Renaissance Capital is a leading independent investment bank, providing access to over 50 markets across the globe with operations in Africa, Central and Eastern Europe, North America, and the Middle East.

The firm’s unique on-the-ground footprint, with offices across the world’s top business capitals – Lagos, London, Moscow, New York, Johannesburg, Cape Town, Nairobi, Cairo and Nicosia – provides its clients with an unrivalled offering, serving as a gateway to emerging and frontier markets for international investors.

Renaissance Capital has carved a successful niche in several core businesses: Equity and Debt Capital Markets, M&A, Global Markets – including Equity & Equity derivatives, Fixed Income, FX and IR derivatives, Commodities, REPO and Financing, as well as Research and Prime Brokerage.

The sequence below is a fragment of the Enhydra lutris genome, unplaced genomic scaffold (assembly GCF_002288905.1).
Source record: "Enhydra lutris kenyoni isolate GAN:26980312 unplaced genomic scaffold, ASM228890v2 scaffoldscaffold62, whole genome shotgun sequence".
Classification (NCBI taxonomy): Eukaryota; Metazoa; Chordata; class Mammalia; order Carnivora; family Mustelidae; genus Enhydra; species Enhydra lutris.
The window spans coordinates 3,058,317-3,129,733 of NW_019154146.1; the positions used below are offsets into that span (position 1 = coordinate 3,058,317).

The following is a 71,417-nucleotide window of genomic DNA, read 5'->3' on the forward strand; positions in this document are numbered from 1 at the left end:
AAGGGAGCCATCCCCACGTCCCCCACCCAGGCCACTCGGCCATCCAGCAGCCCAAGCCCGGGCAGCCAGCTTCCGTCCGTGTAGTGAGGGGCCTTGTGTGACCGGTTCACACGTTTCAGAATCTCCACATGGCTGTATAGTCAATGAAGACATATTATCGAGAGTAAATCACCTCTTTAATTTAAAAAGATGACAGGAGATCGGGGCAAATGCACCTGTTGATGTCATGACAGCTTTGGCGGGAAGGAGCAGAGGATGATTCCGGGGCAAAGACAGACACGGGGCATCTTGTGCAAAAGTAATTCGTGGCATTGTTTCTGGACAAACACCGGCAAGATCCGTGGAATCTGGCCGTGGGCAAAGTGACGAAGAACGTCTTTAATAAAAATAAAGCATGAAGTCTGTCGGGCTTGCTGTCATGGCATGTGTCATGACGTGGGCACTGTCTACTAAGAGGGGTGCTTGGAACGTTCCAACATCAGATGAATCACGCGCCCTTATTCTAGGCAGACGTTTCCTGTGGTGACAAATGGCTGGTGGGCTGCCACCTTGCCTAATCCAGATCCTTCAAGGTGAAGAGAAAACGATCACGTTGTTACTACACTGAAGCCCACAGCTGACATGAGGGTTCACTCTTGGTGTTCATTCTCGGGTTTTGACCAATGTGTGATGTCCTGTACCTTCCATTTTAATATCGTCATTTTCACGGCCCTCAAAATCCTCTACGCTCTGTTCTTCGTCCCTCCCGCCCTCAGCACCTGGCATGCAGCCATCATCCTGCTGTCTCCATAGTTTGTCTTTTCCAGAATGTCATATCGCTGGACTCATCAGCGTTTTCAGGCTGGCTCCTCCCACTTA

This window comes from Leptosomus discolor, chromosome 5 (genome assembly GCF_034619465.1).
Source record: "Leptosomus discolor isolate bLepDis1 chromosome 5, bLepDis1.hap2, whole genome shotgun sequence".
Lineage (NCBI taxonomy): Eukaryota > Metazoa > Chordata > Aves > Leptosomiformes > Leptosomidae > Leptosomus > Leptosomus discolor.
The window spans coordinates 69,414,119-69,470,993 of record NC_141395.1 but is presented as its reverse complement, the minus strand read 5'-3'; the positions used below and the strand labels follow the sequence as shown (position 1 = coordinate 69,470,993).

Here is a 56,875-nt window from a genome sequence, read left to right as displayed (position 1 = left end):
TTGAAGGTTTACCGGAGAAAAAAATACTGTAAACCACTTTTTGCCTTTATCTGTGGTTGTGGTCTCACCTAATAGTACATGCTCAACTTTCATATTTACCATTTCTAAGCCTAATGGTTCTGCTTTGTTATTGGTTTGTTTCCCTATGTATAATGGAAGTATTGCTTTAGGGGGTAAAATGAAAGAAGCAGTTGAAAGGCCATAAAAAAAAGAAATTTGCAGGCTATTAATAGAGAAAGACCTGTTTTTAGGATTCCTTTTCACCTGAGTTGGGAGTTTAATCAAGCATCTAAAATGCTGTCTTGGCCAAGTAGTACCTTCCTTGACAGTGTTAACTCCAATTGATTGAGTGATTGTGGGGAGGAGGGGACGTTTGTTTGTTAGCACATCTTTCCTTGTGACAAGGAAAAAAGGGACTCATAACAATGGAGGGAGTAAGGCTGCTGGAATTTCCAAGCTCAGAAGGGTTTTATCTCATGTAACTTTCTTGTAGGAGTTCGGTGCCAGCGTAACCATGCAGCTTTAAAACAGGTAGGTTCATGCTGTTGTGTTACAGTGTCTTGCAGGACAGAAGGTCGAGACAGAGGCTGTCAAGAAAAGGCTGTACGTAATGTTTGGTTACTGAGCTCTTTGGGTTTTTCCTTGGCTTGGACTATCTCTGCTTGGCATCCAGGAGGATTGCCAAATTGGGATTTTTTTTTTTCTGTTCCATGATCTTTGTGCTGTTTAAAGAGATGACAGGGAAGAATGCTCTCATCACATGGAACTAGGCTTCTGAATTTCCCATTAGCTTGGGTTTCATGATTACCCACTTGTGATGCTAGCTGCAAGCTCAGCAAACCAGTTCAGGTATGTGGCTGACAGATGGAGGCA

On the dynamic banking field, the firm has released an insightful market analysis on The Co-operative Bank of Kenya’s audited 2019 results, with several key highlights:

  1. Renaissance Capital maintain a BUY Rating on Co-op Bank stock, which they give a Target Price of KES 21.40, implying an upside potential of 45%.
  2. Co-op Bank continues to clean-up its loan book, with the ratio of Non-Performing Loans (NPLs) improving to 9.9% in 2019 as compared to 10.3% in 2018.
  3. Co-op Bank has improved operating efficiencies by controlling costs, with the Cost-to-Income Ratio (CIR) improving to 52.1% in 2019 as compared to 54.6% in 2018.
  4. Co-op Bank’s proposed dividend of KES1.0 per share translates to a final Dividend Yield of 8%, as compared to 5% from KCB and 6% at Equity.

The firm steadily continues to provide a full scope of investment banking products to its clients, delivering a unique, integrated offering in emerging and frontier markets.